Fuel hurts tourism growth: IATA

The rising cost of fuel continues to ‘hurt’ tourism, according to the International Air Transport Association chief executive Tony Tyler, who stressed oil now accounts for up to 34 percent of average operating costs.

The aviation Group’s head explained the small 4.4 percent growth in passenger capacity during March this year compared to last year could be pinned to ‘stubborn’ fuel costs which shot up to $147/barrel in July last year.

Although having since fallen back to $50/barrel in November, Mr Tyler said the industry had never before “sustained [such] high oil prices”.

“Jet fuel prices have risen 8% since January,” he said.

“Considering that fuel now accounts for 34% of average operating costs, it’s an increase that hurts.”

For the third month of 2012, international travel almost reached double digit growth with 9.6 percent increase on the same period last year, while the domestic market experienced a slow growth of 4.5 percent.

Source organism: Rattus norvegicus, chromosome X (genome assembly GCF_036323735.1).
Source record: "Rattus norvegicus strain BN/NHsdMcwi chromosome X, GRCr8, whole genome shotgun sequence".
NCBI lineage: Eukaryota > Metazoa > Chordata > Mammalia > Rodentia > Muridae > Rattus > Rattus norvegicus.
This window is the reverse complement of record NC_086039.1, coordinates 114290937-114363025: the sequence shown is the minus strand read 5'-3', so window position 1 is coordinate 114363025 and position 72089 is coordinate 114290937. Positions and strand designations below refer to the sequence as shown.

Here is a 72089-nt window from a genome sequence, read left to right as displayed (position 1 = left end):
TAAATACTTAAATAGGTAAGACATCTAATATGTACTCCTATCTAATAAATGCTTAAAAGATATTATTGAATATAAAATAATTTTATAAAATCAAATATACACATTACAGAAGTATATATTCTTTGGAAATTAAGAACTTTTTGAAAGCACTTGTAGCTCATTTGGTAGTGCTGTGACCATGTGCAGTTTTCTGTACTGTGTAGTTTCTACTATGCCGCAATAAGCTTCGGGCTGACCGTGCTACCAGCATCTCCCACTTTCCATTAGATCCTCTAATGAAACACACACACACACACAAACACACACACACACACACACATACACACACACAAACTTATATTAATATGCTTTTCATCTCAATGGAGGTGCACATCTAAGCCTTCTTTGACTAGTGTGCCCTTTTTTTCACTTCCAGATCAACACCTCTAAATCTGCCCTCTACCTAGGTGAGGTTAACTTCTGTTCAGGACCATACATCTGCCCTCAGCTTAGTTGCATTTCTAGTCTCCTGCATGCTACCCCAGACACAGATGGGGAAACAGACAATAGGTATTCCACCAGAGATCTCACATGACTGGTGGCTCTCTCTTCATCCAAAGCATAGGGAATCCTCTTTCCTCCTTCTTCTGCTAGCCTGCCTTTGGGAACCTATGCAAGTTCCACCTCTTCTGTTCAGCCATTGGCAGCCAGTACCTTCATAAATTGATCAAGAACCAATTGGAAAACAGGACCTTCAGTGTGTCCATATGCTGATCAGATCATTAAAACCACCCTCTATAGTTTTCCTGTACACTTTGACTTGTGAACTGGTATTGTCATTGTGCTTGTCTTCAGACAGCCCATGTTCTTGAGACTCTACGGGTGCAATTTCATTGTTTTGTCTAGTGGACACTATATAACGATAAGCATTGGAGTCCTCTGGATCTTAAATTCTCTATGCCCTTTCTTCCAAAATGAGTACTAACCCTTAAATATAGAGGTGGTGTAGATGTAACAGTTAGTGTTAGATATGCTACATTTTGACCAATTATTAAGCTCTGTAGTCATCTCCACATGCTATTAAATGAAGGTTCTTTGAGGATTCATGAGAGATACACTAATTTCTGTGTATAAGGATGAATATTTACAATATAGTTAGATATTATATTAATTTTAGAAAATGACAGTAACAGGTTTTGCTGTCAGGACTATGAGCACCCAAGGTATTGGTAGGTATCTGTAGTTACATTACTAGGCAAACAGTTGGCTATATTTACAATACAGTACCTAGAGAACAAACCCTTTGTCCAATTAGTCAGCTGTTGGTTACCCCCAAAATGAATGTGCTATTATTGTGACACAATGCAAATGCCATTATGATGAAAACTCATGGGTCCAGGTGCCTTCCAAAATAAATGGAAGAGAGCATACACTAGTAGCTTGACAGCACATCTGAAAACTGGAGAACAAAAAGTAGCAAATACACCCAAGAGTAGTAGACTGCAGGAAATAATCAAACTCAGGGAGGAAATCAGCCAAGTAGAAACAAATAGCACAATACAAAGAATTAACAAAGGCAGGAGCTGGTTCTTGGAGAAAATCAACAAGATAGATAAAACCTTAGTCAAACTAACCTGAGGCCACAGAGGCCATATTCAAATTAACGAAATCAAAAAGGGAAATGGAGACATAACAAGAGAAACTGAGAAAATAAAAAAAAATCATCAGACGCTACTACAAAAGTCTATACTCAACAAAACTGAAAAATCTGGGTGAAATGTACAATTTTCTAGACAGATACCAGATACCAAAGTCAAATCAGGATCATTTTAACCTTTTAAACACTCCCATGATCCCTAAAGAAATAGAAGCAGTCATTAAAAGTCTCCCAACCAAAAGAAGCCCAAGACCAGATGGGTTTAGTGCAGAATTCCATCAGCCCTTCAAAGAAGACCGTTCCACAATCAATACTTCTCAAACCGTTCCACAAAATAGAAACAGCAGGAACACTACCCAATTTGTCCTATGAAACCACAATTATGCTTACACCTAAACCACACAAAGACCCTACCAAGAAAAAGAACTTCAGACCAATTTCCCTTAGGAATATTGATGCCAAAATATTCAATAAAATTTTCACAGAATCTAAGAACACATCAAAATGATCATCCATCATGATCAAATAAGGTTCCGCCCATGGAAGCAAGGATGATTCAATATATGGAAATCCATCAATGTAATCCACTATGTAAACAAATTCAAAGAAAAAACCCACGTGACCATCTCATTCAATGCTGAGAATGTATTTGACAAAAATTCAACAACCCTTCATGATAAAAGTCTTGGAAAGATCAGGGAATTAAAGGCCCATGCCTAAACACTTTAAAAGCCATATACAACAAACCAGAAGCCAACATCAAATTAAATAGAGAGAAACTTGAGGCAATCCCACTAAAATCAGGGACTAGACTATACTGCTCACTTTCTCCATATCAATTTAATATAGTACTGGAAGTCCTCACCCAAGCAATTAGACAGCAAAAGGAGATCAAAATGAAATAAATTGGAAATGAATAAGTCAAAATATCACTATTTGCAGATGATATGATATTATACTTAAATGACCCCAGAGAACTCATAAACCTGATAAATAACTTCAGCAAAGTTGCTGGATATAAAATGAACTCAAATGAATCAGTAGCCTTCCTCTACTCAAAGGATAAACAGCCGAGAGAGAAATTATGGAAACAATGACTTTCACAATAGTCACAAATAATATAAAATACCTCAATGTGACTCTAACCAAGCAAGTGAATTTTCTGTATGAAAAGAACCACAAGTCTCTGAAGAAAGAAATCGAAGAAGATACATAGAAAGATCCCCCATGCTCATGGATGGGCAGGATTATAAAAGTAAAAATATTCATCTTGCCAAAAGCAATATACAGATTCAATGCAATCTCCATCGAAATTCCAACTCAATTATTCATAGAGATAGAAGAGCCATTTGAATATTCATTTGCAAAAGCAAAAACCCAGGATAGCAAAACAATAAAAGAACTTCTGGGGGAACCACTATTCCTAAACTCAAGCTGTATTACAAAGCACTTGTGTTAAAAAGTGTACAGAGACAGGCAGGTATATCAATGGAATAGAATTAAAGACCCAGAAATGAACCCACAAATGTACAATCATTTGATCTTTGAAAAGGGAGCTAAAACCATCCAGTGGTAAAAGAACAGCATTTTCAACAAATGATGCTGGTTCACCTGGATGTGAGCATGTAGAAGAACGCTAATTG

Middle Eastern airlines recorded the strongest traffic growth for the month with a 20.9 percent growth in demand followed by African airlines with 14.3 percent more demand.

Europeans and Asia Pacific carriers carried eight percent more travellers during the month while North American and Latin American airlines saw their passenger count increase 5.3 percent and 7.7 percent.
Source = e-Travel Blackboard: N.J
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